With my time in the Peace Corps coming to an end, I’ve begun to look forward to the next phase of my life. I’ll be returning to my beloved city of London to pursue a masters program at the London School of Economics and Political Science. I am so so excited about this new endeavor. While it will be a drastic change from these past two years of living in a small village of Cameroon, I am excited to be back to a city that I know so well. A place I was once so in love with.
As I prepare for this next phase, I was reminded of all the reasons I love London. The dry British humor, the clean streets, the double decker red bus, the tube from the Victorian era that is always smaller than subways of other modern cities, and finally, the sky that is always a tad gloomy yet adds to the romanticism of the city.
I felt in love with this city in the summer of 2005 when my friend and I missed our flight to Venice and ended up stopping in London for a few days to catch our connecting flight back to the US. I was studying abroad in France that summer, and after weeks of unfamiliar surroundings, it was incredible to be in a city where people spoke English! A year later, I returned to this great city while interning at the U.S Embassy in the ever so posh Governors Square. My love affair with the city continued when I returned the following summer on the BUNAC visa and worked as a temp in the financial district – the City.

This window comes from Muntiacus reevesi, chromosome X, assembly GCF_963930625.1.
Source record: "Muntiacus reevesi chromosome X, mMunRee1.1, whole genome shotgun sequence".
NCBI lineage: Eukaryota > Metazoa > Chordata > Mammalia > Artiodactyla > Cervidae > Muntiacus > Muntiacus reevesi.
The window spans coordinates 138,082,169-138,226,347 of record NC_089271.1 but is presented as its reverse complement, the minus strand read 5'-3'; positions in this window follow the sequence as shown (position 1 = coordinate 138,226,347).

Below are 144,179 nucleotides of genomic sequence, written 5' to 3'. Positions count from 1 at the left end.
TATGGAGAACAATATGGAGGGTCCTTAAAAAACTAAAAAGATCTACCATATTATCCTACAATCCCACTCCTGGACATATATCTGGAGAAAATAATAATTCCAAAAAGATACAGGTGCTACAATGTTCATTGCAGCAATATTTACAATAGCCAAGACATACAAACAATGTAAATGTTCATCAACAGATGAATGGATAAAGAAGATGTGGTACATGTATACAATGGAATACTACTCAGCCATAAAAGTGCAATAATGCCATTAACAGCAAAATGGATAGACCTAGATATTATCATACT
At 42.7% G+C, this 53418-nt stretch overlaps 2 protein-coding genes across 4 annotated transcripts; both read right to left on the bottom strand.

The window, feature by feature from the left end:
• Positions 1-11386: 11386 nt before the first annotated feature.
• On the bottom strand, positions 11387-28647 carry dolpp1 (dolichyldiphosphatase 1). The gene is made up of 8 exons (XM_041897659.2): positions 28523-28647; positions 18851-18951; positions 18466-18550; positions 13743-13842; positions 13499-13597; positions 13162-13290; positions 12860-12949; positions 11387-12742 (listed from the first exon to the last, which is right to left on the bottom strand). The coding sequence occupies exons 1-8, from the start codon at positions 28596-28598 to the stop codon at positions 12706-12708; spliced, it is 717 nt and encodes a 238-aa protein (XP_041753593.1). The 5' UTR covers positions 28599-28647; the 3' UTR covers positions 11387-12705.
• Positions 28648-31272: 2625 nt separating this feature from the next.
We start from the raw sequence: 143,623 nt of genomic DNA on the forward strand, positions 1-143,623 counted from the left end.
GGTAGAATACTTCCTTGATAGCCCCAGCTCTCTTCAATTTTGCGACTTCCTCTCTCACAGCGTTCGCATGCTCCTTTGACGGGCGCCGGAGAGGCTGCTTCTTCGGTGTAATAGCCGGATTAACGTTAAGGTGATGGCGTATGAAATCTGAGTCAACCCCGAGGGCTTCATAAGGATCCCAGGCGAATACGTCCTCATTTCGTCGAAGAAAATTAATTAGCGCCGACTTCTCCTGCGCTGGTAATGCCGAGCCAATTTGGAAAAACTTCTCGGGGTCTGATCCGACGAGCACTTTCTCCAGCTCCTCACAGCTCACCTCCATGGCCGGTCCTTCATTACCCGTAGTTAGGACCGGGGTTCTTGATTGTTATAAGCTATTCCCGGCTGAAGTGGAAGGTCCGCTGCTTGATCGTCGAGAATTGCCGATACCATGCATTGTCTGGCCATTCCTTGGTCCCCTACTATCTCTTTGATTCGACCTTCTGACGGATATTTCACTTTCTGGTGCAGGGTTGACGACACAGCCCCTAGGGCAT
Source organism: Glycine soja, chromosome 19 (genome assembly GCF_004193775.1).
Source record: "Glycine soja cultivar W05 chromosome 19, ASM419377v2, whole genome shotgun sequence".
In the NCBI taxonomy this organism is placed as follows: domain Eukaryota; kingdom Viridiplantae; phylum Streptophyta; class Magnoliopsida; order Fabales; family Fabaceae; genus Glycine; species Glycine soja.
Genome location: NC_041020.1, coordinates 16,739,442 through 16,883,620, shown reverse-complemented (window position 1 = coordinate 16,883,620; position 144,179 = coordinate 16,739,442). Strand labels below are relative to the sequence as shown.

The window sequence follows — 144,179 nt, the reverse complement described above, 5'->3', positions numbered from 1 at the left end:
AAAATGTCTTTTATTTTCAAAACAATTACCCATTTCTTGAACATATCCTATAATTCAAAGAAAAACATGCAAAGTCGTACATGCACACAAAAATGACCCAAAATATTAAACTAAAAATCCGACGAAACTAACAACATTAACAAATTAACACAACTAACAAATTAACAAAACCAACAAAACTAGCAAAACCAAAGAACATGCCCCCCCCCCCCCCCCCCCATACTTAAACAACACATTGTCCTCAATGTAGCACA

In just two months, I will be back. I’ll be able to shop at Marks & Spencer, using my Oyster Card to ride the Tube, drink a pint at a pub, frolic on Primrose Hill, strode along the river Thames, surround by posh English men in suits and the many many interesting foreigners who call the city home. Going back to London was not my first choice during the application stage for graduate school, but now that the decision is made, I have never felt more right. I’m more excited than ever to continue my love affair with London town.
1 thought on “Stepping Back: London”
I came upon your site while searching for more information the LSE MPA program. I applied and I'm currently waiting for a response for the MPA Public Policy and Management. I was wondering if you had any information on how this MPA program ranks compares to top tiered American programs. Also, if you had any information on job prospects and/or data on employment (i.e. percetanges of employment after graduation).